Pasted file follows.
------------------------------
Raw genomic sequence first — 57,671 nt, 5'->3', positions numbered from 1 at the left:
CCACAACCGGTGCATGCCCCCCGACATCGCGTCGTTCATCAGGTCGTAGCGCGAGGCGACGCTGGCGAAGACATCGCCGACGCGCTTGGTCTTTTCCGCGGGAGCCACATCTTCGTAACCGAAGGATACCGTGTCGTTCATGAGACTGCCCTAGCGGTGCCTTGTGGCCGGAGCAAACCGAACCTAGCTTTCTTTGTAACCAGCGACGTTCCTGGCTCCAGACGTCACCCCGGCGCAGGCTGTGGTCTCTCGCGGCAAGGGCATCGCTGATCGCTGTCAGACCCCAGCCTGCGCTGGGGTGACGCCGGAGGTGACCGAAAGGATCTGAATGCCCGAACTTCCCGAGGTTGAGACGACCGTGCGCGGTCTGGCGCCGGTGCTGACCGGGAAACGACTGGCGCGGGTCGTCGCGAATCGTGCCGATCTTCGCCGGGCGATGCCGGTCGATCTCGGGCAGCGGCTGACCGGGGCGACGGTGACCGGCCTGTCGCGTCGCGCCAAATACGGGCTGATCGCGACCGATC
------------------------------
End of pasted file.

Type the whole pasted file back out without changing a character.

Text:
Raw genomic sequence first — 57,671 nt, 5'->3', positions numbered from 1 at the left:
CCACAACCGGTGCATGCCCCCCGACATCGCGTCGTTCATCAGGTCGTAGCGCGAGGCGACGCTGGCGAAGACATCGCCGACGCGCTTGGTCTTTTCCGCGGGAGCCACATCTTCGTAACCGAAGGATACCGTGTCGTTCATGAGACTGCCCTAGCGGTGCCTTGTGGCCGGAGCAAACCGAACCTAGCTTTCTTTGTAACCAGCGACGTTCCTGGCTCCAGACGTCACCCCGGCGCAGGCTGTGGTCTCTCGCGGCAAGGGCATCGCTGATCGCTGTCAGACCCCAGCCTGCGCTGGGGTGACGCCGGAGGTGACCGAAAGGATCTGAATGCCCGAACTTCCCGAGGTTGAGACGACCGTGCGCGGTCTGGCGCCGGTGCTGACCGGGAAACGACTGGCGCGGGTCGTCGCGAATCGTGCCGATCTTCGCCGGGCGATGCCGGTCGATCTCGGGCAGCGGCTGACCGGGGCGACGGTGACCGGCCTGTCGCGTCGCGCCAAATACGGGCTGATCGCGACCGATC